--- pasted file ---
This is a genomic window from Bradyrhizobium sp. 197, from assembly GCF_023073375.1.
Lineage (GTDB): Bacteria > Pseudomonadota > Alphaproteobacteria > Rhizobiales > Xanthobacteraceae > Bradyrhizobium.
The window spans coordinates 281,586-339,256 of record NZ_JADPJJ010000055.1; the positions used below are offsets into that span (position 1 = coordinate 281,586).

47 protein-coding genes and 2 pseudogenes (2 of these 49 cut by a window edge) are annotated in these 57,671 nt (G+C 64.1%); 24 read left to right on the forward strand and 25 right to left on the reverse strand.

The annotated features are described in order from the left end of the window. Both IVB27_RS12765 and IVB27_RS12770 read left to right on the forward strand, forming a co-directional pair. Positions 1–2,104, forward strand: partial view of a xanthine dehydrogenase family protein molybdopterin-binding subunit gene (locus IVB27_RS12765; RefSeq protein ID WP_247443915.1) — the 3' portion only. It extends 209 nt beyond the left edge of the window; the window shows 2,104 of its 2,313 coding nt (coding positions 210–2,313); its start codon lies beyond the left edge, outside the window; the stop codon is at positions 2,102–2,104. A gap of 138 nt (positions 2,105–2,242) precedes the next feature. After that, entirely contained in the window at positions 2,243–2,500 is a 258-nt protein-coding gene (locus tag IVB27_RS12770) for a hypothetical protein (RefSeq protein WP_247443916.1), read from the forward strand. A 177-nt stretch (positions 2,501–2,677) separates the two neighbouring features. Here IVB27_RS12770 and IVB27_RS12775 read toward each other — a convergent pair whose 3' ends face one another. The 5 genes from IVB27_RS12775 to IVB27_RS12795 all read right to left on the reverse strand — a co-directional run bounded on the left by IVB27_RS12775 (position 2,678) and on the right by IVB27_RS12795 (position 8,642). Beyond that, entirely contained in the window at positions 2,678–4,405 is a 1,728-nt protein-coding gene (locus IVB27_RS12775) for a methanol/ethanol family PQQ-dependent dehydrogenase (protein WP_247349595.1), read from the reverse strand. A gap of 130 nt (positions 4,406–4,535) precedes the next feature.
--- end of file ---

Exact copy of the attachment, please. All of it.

This is a genomic window from Bradyrhizobium sp. 197, from assembly GCF_023073375.1.
Lineage (GTDB): Bacteria > Pseudomonadota > Alphaproteobacteria > Rhizobiales > Xanthobacteraceae > Bradyrhizobium.
The window spans coordinates 281,586-339,256 of record NZ_JADPJJ010000055.1; the positions used below are offsets into that span (position 1 = coordinate 281,586).

47 protein-coding genes and 2 pseudogenes (2 of these 49 cut by a window edge) are annotated in these 57,671 nt (G+C 64.1%); 24 read left to right on the forward strand and 25 right to left on the reverse strand.

The annotated features are described in order from the left end of the window. Both IVB27_RS12765 and IVB27_RS12770 read left to right on the forward strand, forming a co-directional pair. Positions 1–2,104, forward strand: partial view of a xanthine dehydrogenase family protein molybdopterin-binding subunit gene (locus IVB27_RS12765; RefSeq protein ID WP_247443915.1) — the 3' portion only. It extends 209 nt beyond the left edge of the window; the window shows 2,104 of its 2,313 coding nt (coding positions 210–2,313); its start codon lies beyond the left edge, outside the window; the stop codon is at positions 2,102–2,104. A gap of 138 nt (positions 2,105–2,242) precedes the next feature. After that, entirely contained in the window at positions 2,243–2,500 is a 258-nt protein-coding gene (locus tag IVB27_RS12770) for a hypothetical protein (RefSeq protein WP_247443916.1), read from the forward strand. A 177-nt stretch (positions 2,501–2,677) separates the two neighbouring features. Here IVB27_RS12770 and IVB27_RS12775 read toward each other — a convergent pair whose 3' ends face one another. The 5 genes from IVB27_RS12775 to IVB27_RS12795 all read right to left on the reverse strand — a co-directional run bounded on the left by IVB27_RS12775 (position 2,678) and on the right by IVB27_RS12795 (position 8,642). Beyond that, entirely contained in the window at positions 2,678–4,405 is a 1,728-nt protein-coding gene (locus IVB27_RS12775) for a methanol/ethanol family PQQ-dependent dehydrogenase (protein WP_247349595.1), read from the reverse strand. A gap of 130 nt (positions 4,406–4,535) precedes the next feature.